The learner, and not the teacher, is the subject of the language lesson as he is the one who is striving to acquire communicative competence.
As the main objective is communicative competence, learning in the classroom should be based on language tasks which the learner is likely to perform in real life, either in the home country or in Germany. In other words, the learner should acquire the necessary linguistic means (structures, vocabulary etc.) and other skills (discourse skills, communication strategies, sociolinguistic understanding) to convey his intentions in a given situation. Learning activities should be embedded in concrete contexts and not take place merely as an academic exercise.
The learning process is at least as important as the product itself, i.e. the language. If learners adopt or acquire effective and appropriate learning methods, they will invariably arrive at the desired product. Thus, as much attention should be attached to helping learners optimise their learning as to the acquisition of linguistic items.
B. Notes & Recommendations for Specific Aspects of Teaching & Learning
Topics and activities selected for the courses should be based on learners’ interest as well as their practical value for real life communication. This could mean that some deviations from prescribed textbooks or materials may be necessary. At the same time, it also means that the initial choice of textbooks should be made carefully. Wherever possible, textbooks and other materials used should offer up-to-date information on Germany and her culture.
As learners are to be prepared for communication in the real world, authentic materials should be used for the lessons. In fact, it has been proven that the use of authentic materials will motivate learners more. The teacher should not ‘mutilate’ the text and willfully simplify it to the extent that the language is no longer authentic. Instead, learners should be taught strategies of how to deal with authentic texts and understanding the gist of such texts, e.g. by inferring the meaning of unknown words using the context or knowledge of their mother tongue (if the words are similar). This guideline again implies that the choice of textbooks is of extreme importance to ensure that learners do not learn using texts that are outdated and no longer of relevance in today’s world.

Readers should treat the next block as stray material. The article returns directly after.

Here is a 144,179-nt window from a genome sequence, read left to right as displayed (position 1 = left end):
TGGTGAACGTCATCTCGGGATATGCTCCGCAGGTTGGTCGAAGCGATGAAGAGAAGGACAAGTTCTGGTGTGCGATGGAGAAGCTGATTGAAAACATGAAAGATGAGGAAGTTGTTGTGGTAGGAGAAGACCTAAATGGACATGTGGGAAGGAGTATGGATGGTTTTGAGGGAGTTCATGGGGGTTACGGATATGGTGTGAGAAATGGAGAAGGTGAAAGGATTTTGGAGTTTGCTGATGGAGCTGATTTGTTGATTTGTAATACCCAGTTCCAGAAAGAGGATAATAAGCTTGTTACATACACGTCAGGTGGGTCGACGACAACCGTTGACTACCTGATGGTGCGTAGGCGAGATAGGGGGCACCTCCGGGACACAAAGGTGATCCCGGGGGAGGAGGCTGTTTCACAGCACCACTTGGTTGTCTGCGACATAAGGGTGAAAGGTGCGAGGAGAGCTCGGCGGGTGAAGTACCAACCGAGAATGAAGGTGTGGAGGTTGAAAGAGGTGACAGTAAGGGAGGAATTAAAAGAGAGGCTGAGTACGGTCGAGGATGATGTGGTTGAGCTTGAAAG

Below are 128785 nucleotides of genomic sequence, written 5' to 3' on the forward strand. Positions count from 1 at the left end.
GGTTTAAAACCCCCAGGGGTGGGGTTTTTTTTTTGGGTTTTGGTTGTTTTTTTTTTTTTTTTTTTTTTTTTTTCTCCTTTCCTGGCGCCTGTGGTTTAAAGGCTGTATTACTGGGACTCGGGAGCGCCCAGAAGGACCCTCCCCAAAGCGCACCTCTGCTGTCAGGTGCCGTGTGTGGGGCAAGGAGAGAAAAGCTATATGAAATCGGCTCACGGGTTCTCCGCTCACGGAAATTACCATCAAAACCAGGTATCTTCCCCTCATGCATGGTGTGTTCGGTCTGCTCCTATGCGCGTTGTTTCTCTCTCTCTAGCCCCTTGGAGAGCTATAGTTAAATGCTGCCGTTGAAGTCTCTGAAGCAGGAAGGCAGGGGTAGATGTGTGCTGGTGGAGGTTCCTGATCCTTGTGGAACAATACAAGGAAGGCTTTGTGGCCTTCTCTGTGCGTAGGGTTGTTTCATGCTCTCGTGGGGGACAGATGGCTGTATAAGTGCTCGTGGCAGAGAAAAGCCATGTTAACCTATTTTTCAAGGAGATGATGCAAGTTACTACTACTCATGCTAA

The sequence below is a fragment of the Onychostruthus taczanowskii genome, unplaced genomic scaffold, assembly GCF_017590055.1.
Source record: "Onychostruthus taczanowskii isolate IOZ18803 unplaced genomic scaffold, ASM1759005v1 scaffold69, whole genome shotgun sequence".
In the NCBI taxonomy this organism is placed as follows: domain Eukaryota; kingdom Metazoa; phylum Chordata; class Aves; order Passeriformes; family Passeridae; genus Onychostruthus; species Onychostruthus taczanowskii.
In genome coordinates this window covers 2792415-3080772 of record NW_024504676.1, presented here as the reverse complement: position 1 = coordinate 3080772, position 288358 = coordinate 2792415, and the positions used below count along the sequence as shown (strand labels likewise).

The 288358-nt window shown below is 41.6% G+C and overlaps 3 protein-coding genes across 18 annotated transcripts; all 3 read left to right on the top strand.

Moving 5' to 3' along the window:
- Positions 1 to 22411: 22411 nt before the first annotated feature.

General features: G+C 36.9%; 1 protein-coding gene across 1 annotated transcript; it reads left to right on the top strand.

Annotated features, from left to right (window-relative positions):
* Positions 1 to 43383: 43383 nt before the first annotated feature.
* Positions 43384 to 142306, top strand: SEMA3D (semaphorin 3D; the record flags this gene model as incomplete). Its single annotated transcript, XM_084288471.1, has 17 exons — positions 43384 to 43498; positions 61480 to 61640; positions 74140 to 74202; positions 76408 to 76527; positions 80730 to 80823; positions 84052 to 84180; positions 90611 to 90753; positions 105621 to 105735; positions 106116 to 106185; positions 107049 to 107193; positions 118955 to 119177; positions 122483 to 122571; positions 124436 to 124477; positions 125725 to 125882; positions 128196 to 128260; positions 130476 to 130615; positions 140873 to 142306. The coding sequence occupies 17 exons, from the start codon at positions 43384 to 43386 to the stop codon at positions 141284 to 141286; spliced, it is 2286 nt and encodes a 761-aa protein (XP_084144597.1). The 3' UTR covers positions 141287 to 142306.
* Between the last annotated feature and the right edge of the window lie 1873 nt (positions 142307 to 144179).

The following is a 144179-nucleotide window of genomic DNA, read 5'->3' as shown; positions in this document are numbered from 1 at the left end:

The use of a dictionary, the most important reference tool available to learners, should be stressed and even taught as part of the course. Many learners do not make maximum use of their dictionaries simply because they are unaware of what these may offer them.
Strategy training will make learners more autonomous, and they will be able to engage in independent learning even outside of the classroom or after the course. This is vital as they will not have a teacher to guide them forever.
Teachers must themselves possess or constantly seek to acquire the same procedural competence and qualities of autonomy, reflectivity and creativity that the syllabus has set as goals for the students, for it is unlikely that teachers would fully embrace these goals if their own learning backgrounds and beliefs about education and language learning were in conflict with the philosophy of this syllabus.
Pre-service teacher education must prepare teachers for the new roles that they are expected to play in a learner-centred classroom. For instance, teachers will have to be informed about the theoretical developments and empirical findings on which the current methodology is based and also receive training in the teaching of strategies. Continuous teacher learning and regular in-service training are necessary to constantly upgrade the teaching skills of the teachers and keep them abreast of latest developments. Teachers must understand that their professional development is a lifelong process.
Given the cognitive capacity of university students or adult learners, the teacher can and should adopt a more cognitive approach to teaching. While the language lesson should not become a linguistics seminar, there is the need to explain what, why and how one learns. For example, any strategy taught in class should be identified as such, and its usefulness discussed or even demonstrated as this will increase the likelihood that the learner will employ the same strategy later. As a further example, it is also necessary to explain why certain structures are taught in class to show their usefulness in communication.
Research has shown that learners learn more effectively if they are allowed to formulate rules and hypotheses about the language on their own. They will comprehend and remember the structures better and thus develop a better feel for the language. Inductive learning means teachers will have to guide their learners to recognise new linguistic features and formulate their own rules for these features.
In order to minimise inactivity and maximise the effective use of class time, learners should be engaged in partner or group activities for a good proportion of the lesson. The teacher will then move from group to group to monitor their progress as well as provide assistance. Language is about communication, and thus opportunities for communication should be created by getting learners to work in pairs or small groups. Group work is also a social/affective strategy that will help reduce anxiety and fear in class tremendously as the learner will not be left to deal with any exercise or activity alone. There are, nevertheless, occasions when individual work is necessary or more desirable.